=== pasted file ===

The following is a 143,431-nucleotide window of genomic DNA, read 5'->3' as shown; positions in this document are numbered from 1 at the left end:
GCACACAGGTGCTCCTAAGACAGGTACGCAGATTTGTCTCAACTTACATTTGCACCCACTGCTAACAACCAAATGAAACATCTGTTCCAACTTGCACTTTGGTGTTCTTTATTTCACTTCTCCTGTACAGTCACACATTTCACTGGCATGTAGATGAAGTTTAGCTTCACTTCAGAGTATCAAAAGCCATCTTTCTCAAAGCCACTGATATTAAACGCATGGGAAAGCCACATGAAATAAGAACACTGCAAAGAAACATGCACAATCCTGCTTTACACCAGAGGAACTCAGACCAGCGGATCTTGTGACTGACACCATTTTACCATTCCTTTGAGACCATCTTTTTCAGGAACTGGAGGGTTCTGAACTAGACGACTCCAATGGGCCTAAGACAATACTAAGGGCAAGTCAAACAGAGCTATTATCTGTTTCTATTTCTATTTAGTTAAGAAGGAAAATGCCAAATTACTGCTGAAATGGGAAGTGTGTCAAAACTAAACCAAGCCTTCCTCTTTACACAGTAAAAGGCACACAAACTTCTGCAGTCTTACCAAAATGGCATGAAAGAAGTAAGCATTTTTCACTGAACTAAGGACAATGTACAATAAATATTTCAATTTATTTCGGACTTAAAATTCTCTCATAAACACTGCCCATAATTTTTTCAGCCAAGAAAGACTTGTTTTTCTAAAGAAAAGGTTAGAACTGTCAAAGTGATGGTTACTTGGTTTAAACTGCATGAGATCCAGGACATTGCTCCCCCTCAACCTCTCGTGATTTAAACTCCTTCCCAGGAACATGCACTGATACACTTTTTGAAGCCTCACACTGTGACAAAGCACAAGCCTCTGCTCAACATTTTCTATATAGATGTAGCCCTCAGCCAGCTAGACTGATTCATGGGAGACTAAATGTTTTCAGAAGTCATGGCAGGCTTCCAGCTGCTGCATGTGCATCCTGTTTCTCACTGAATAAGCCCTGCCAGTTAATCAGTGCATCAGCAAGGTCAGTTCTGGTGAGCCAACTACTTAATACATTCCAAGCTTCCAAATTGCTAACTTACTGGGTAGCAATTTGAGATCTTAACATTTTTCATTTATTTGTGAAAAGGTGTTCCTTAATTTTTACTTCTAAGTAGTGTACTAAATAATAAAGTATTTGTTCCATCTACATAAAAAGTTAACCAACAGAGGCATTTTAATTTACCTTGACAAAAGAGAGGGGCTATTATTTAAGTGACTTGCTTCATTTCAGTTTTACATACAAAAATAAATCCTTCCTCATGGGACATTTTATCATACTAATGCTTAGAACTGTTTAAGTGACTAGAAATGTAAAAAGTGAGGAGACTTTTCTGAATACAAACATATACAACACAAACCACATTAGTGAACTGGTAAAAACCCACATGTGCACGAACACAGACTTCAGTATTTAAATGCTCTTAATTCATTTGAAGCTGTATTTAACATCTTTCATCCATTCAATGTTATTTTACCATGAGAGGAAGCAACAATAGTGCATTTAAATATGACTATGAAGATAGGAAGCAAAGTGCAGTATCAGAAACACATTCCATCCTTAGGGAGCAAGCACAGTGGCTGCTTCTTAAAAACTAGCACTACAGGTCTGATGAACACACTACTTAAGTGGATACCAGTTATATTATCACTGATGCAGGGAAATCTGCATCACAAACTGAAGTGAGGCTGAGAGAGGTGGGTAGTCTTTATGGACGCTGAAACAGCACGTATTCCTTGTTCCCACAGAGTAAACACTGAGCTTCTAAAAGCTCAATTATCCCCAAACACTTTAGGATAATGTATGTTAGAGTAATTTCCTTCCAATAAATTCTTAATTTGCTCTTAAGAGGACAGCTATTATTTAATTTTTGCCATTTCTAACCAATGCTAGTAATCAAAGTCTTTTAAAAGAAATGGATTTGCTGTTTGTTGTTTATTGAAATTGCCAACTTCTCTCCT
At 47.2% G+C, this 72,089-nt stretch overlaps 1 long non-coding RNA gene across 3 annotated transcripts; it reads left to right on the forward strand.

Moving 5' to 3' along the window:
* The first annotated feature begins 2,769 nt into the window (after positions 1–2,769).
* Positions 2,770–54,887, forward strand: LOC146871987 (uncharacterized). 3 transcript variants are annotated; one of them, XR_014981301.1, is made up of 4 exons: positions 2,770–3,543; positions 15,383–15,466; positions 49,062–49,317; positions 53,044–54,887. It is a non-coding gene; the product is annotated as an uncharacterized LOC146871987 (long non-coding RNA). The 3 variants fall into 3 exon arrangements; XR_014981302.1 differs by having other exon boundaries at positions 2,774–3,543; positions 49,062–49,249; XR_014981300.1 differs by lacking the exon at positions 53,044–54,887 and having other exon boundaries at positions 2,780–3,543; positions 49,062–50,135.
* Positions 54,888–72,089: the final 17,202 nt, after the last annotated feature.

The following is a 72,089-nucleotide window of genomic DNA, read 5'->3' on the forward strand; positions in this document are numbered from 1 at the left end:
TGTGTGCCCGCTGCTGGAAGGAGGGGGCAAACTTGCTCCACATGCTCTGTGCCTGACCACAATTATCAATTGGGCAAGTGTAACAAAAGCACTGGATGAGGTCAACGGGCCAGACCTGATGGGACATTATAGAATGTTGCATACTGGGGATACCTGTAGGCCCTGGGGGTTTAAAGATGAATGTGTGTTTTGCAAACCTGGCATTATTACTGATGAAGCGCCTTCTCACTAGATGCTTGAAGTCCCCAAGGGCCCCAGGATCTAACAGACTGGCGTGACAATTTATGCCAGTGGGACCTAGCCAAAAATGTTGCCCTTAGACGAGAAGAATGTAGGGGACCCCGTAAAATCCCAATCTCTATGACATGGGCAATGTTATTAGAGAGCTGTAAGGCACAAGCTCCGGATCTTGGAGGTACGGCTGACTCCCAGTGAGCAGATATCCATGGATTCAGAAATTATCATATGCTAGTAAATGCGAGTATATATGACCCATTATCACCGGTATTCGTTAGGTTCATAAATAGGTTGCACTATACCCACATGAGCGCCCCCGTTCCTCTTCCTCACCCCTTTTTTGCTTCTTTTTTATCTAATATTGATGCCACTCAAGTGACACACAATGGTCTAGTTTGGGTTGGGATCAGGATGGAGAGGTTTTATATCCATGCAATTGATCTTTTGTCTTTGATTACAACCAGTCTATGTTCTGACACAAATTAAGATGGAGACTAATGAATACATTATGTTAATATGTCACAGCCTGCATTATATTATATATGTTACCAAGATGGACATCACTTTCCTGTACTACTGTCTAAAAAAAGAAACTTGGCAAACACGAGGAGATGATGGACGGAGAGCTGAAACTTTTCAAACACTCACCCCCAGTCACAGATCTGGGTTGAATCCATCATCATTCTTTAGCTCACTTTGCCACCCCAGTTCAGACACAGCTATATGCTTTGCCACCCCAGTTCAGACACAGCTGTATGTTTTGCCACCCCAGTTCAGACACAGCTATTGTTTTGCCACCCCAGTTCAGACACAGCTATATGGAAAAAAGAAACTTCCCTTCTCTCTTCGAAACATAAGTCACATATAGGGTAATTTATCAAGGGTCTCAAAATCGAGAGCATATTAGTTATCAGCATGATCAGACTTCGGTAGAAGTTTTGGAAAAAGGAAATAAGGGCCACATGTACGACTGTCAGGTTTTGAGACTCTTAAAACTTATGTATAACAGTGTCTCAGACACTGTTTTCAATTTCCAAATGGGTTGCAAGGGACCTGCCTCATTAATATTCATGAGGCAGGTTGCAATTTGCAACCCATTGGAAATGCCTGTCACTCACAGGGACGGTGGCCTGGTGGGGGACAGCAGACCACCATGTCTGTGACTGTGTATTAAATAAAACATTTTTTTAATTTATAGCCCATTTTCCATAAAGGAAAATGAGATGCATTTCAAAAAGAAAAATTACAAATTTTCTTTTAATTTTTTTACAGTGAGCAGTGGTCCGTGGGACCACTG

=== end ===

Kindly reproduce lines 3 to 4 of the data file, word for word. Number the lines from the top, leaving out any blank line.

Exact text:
At 47.2% G+C, this 72,089-nt stretch overlaps 1 long non-coding RNA gene across 3 annotated transcripts; it reads left to right on the forward strand.

Moving 5' to 3' along the window: